Private Letter Ruling
Kansas Retailers' Sales Tax
Federal excise tax on dyed diesel, dyed kerosene and aviation fuel when a separate line on invoice subject to Kansas sales tax.
Office of Policy & Research
August 22, 2002
RE: Your letter dated July 26, 2002
Thank you for your recent letter. You work for a petroleum retailer. You ask:
Should Kansas sales tax be charged on the Federal excise tax on dyed diesel, dyed kerosene, or aviation fuel when the Federal excise tax is a separate line on the invoice?
The answer is yes. Federal excise taxes charged on fuel is part of the "selling price" for sales tax purposes and, therefore, should be included in the tax base for Kansas sales tax. To understand how this answer was arrived at requires an understanding of the Kansas motor fuel law and the Kansas retailers' sales tax act.
The Kansas fuel tax on special fuel tax rate is currently $.25 per gallon.
Special fuel includes diesel fuel, gasoline, aviation gasoline, and gasohol, among other things.
There is no fuel tax on sales of dyed diesel fuel, which is dyed in accordance with IRS guidelines and is intended to be used only for non-highway purposes.
Similarly, there is no tax on special fuel that is sold as aviation fuel.
It is important to note that Kansas motor fuel tax is imposed on the
number of gallons
or fractions of gallons of fuel sold.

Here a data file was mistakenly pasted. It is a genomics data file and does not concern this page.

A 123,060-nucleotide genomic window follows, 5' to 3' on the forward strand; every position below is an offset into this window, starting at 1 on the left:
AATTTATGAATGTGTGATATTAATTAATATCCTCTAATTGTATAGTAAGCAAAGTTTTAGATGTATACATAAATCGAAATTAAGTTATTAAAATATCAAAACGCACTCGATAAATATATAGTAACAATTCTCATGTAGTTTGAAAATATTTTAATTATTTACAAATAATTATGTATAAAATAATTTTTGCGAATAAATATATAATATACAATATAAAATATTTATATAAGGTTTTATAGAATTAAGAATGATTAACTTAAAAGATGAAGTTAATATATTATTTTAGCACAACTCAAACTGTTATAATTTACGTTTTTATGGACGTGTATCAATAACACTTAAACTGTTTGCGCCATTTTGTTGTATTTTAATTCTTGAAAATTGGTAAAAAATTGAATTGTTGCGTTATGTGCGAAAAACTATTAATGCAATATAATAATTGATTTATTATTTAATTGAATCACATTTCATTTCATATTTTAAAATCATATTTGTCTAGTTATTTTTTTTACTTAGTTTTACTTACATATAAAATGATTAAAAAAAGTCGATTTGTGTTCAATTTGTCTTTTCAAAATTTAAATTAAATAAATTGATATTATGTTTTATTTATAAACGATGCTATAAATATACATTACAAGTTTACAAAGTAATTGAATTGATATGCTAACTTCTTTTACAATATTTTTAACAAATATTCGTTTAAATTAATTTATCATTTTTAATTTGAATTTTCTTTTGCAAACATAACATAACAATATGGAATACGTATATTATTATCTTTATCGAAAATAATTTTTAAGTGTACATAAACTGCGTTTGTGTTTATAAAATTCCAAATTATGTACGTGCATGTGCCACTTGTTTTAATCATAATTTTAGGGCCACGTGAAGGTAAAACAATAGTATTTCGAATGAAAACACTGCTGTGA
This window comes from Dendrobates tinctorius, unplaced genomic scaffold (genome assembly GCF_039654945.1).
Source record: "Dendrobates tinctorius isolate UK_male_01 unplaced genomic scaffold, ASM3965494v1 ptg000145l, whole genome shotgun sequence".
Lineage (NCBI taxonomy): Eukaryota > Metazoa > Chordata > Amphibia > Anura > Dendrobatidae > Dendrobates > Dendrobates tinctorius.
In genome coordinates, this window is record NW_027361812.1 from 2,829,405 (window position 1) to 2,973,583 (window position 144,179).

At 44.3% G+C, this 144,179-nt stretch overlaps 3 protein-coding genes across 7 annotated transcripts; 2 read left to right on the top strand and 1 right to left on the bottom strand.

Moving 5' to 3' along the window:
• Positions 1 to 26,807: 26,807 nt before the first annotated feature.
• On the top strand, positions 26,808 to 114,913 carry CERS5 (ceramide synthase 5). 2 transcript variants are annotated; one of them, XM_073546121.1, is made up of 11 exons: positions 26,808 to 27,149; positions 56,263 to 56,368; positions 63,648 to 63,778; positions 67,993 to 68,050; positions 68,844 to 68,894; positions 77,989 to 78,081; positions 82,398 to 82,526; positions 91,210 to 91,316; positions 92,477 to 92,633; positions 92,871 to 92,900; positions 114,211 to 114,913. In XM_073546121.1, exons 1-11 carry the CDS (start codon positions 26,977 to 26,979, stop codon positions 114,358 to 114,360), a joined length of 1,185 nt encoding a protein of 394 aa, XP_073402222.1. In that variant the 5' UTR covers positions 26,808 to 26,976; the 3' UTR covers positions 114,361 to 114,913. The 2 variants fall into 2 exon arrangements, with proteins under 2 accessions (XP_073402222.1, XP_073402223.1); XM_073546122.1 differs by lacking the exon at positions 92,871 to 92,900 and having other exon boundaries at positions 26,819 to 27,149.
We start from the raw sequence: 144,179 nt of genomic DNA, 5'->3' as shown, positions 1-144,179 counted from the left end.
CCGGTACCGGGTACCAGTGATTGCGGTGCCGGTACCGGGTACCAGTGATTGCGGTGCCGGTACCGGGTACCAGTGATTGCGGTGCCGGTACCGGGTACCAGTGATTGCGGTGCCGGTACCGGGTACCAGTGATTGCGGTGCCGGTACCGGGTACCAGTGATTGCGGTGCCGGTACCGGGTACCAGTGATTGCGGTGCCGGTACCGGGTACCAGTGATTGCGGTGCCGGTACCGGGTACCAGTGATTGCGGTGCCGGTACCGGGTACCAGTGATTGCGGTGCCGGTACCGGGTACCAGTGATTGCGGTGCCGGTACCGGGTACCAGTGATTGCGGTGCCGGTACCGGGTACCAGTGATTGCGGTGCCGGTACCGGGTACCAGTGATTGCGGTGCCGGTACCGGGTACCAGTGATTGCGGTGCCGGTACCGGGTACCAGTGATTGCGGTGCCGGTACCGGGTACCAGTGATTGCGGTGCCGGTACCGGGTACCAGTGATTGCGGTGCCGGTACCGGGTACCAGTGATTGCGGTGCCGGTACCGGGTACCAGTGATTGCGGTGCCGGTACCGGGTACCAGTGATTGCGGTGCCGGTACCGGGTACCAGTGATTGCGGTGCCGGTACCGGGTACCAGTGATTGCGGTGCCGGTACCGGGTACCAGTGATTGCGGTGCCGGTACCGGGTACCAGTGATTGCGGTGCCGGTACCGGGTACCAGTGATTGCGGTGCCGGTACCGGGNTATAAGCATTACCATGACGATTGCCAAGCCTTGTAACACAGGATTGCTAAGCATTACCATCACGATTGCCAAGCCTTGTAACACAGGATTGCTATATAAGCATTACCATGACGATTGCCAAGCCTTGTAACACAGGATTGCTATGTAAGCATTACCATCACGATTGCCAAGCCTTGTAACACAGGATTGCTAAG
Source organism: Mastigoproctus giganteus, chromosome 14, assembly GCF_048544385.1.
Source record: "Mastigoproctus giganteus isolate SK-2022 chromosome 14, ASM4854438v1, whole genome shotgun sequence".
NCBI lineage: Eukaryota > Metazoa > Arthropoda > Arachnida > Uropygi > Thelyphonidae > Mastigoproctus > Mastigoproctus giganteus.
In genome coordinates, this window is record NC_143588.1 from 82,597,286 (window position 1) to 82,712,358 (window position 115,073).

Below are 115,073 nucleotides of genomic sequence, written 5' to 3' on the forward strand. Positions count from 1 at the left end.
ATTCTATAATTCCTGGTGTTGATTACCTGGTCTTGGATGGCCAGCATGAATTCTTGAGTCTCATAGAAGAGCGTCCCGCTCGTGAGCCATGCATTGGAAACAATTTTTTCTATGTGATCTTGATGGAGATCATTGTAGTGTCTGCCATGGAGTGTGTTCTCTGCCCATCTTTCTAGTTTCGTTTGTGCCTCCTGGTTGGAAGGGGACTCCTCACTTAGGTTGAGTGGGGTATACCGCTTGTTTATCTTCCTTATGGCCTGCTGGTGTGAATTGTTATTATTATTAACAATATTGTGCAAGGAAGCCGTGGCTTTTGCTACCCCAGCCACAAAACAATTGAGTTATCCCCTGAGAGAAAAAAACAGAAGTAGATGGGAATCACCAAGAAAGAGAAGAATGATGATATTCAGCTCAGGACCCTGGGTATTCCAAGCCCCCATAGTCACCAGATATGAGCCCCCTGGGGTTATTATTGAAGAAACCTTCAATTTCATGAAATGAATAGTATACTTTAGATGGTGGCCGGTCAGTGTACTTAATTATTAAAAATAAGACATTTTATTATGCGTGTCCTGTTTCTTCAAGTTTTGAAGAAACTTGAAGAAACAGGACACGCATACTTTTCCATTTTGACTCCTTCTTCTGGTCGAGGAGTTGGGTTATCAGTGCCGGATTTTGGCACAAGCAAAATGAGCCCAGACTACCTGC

When Kansas motor fuel tax is not charged, sales tax is imposed on the
unless the sale is otherwise exempted.
K.S.A. 79-3606(a) provides:
The following shall be exempt from the tax imposed by this act:
All sales of motor-vehicle fuel or other articles upon which a sales or excise tax has been paid, not subject to refund, under the laws of this state
except cigarettes as defined by K.S.A. 79-3301 and amendments thereto, cereal malt beverages and malt products as defined by K.S.A. 79-3817 and amendments thereto, including wort, liquid malt, malt syrup and malt extract, which is not subject to taxation under the provisions of K.S.A. 79-41a02 and amendments thereto, motor vehicles taxed pursuant to K.S.A. 79-5117, and amendments thereto, tires taxed pursuant to K.S.A. 65-3424d, and amendments thereto, and drycleaning and laundry services taxed pursuant to K.S.A. 2001 Supp. 65-34,150, and amendments thereto;
The effect of this statute is that Kansas sales tax is imposed on the selling price of motor fuel if the Kansas motor fuel tax has not been charged. On a practical basis, this means that retailers' sales tax must be collected on sales of dyed diesel fuel, unless a sales tax exemption applies. Some of the significant sales tax exemptions that apply to fuels exempt: (1) fuel that is consumed-in-production by farmers; (2) fuel that the interstate common carriers use to power their refrigeration units, and (3) aviation fuel that licensed airlines and carriers use.